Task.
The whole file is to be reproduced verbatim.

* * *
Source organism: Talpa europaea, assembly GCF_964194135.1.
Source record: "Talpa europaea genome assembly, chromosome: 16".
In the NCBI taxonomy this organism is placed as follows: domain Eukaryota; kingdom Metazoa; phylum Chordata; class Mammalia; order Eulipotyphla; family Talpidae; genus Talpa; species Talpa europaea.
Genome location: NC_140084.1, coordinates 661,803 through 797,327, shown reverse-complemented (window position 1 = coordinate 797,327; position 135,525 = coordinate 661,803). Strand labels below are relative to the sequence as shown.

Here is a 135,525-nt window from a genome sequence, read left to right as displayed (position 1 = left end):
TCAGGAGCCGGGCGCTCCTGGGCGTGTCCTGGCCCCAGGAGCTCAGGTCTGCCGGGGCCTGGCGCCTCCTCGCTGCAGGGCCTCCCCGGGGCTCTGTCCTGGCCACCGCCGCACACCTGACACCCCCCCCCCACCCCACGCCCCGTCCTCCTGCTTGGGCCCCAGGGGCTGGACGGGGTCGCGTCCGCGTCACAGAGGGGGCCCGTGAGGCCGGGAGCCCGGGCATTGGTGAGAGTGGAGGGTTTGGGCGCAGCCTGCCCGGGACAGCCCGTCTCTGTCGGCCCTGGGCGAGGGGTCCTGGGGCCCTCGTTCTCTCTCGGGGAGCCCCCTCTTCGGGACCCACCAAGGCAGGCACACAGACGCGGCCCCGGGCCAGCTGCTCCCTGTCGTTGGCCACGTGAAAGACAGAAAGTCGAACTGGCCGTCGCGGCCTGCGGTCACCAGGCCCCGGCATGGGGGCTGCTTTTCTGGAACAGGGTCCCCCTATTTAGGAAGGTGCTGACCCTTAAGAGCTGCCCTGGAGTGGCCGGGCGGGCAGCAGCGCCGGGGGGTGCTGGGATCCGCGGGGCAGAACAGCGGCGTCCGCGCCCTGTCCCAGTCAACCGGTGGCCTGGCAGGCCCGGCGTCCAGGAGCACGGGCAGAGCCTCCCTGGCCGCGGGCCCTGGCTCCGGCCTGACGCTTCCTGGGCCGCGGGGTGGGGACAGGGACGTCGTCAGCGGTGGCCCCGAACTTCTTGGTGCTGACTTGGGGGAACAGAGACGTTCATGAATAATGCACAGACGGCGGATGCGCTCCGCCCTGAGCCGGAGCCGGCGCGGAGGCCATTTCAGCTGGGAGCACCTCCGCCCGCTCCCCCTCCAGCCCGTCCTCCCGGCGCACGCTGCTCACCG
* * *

Source organism: Talpa europaea, assembly GCF_964194135.1.
Source record: "Talpa europaea genome assembly, chromosome: 16".
In the NCBI taxonomy this organism is placed as follows: domain Eukaryota; kingdom Metazoa; phylum Chordata; class Mammalia; order Eulipotyphla; family Talpidae; genus Talpa; species Talpa europaea.
Genome location: NC_140084.1, coordinates 661,803 through 797,327, shown reverse-complemented (window position 1 = coordinate 797,327; position 135,525 = coordinate 661,803). Strand labels below are relative to the sequence as shown.

Here is a 135,525-nt window from a genome sequence, read left to right as displayed (position 1 = left end):
TCAGGAGCCGGGCGCTCCTGGGCGTGTCCTGGCCCCAGGAGCTCAGGTCTGCCGGGGCCTGGCGCCTCCTCGCTGCAGGGCCTCCCCGGGGCTCTGTCCTGGCCACCGCCGCACACCTGACACCCCCCCCCCACCCCACGCCCCGTCCTCCTGCTTGGGCCCCAGGGGCTGGACGGGGTCGCGTCCGCGTCACAGAGGGGGCCCGTGAGGCCGGGAGCCCGGGCATTGGTGAGAGTGGAGGGTTTGGGCGCAGCCTGCCCGGGACAGCCCGTCTCTGTCGGCCCTGGGCGAGGGGTCCTGGGGCCCTCGTTCTCTCTCGGGGAGCCCCCTCTTCGGGACCCACCAAGGCAGGCACACAGACGCGGCCCCGGGCCAGCTGCTCCCTGTCGTTGGCCACGTGAAAGACAGAAAGTCGAACTGGCCGTCGCGGCCTGCGGTCACCAGGCCCCGGCATGGGGGCTGCTTTTCTGGAACAGGGTCCCCCTATTTAGGAAGGTGCTGACCCTTAAGAGCTGCCCTGGAGTGGCCGGGCGGGCAGCAGCGCCGGGGGGTGCTGGGATCCGCGGGGCAGAACAGCGGCGTCCGCGCCCTGTCCCAGTCAACCGGTGGCCTGGCAGGCCCGGCGTCCAGGAGCACGGGCAGAGCCTCCCTGGCCGCGGGCCCTGGCTCCGGCCTGACGCTTCCTGGGCCGCGGGGTGGGGACAGGGACGTCGTCAGCGGTGGCCCCGAACTTCTTGGTGCTGACTTGGGGGAACAGAGACGTTCATGAATAATGCACAGACGGCGGATGCGCTCCGCCCTGAGCCGGAGCCGGCGCGGAGGCCATTTCAGCTGGGAGCACCTCCGCCCGCTCCCCCTCCAGCCCGTCCTCCCGGCGCACGCTGCTCACCG